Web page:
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Blood Pressure In Children on the Rise

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NEW ORLEANS, May 05, 2004 (United Press International via COMTEX) -- A Tulane University study in New Orleans suggests blood pressure in children increased during the past decade, partially due to more overweight children.

An earlier study reported the number of overweight children increased from 11.3 percent to 15.5 percent of adolescent boys and 9.7 percent to 15.5 percent of adolescent girls between 1988-1994 and 1999-2000.

Paul Muntner of Tulane University and his colleagues examined data from two studies that used national representative samples of children aged 8 to 17 years. Their findings appear in the current issue of The Journal of the American Medical Association.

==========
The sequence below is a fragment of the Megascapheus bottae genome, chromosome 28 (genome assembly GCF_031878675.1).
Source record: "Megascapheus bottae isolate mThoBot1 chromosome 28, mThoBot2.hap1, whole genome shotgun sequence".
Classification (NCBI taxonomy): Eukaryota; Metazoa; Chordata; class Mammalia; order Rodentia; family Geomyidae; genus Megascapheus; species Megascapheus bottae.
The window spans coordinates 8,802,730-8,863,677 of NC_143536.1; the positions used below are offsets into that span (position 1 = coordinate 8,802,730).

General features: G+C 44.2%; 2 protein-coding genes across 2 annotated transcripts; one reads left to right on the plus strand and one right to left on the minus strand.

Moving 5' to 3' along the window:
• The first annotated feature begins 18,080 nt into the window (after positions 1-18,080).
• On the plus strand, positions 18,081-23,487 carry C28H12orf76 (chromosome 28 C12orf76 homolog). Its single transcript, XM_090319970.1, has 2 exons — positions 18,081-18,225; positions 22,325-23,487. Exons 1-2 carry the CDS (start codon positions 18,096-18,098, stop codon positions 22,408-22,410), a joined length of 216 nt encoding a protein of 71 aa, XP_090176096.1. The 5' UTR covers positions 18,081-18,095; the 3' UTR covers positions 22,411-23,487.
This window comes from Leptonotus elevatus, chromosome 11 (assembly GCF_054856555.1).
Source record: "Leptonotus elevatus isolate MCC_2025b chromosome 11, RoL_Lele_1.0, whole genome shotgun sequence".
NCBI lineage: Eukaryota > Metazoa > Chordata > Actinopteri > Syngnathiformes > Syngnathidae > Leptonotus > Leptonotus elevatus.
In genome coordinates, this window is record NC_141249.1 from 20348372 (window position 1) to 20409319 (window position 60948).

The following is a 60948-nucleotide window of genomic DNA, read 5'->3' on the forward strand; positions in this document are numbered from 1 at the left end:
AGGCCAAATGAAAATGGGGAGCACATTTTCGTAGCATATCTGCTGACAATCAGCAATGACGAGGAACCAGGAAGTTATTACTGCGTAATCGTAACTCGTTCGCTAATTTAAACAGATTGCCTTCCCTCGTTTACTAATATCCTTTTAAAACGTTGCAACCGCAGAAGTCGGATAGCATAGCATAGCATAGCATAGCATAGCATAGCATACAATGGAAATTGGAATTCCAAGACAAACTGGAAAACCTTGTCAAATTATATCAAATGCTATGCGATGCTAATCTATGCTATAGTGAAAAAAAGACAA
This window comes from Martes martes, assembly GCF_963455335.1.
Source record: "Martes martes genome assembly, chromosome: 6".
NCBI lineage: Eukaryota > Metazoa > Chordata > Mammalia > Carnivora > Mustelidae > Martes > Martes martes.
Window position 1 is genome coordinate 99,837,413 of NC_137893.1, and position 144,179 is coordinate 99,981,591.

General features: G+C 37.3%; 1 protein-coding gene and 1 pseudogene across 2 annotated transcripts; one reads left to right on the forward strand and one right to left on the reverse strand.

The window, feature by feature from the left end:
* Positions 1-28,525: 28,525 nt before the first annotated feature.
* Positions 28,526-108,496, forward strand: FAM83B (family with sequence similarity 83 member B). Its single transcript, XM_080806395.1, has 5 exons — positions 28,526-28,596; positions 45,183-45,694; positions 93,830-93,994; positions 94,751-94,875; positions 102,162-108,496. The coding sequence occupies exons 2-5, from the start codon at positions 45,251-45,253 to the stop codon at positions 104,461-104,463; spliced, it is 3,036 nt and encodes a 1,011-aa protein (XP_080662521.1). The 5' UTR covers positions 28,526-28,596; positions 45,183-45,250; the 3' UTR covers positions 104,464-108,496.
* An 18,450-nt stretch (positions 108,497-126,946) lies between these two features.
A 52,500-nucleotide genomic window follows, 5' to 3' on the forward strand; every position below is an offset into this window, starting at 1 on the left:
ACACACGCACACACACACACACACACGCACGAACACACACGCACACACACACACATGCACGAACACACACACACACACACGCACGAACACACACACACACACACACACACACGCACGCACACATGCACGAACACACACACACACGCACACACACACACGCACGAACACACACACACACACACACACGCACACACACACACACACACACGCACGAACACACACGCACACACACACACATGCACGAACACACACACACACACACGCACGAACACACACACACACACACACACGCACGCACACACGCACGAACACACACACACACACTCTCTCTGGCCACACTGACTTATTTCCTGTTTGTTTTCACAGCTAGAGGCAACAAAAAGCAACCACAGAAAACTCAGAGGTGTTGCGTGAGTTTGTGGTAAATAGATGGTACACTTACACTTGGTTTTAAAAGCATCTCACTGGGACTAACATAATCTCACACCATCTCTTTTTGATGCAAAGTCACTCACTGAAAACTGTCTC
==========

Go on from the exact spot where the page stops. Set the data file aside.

The researchers found systolic blood pressure levels increased an average of 1.4 mm Hg and diastolic blood pressure levels increased 3.3 mm Hg.

"The increase in body mass index during this same period accounted for some of the increase in blood pressure. Given the relationship between BMI and blood pressure and the high and unabated increase in the prevalence of overweight in the United States, the incidence of hypertension is likely to increase," the researchers said.

Copyright 2004 by United Press International.


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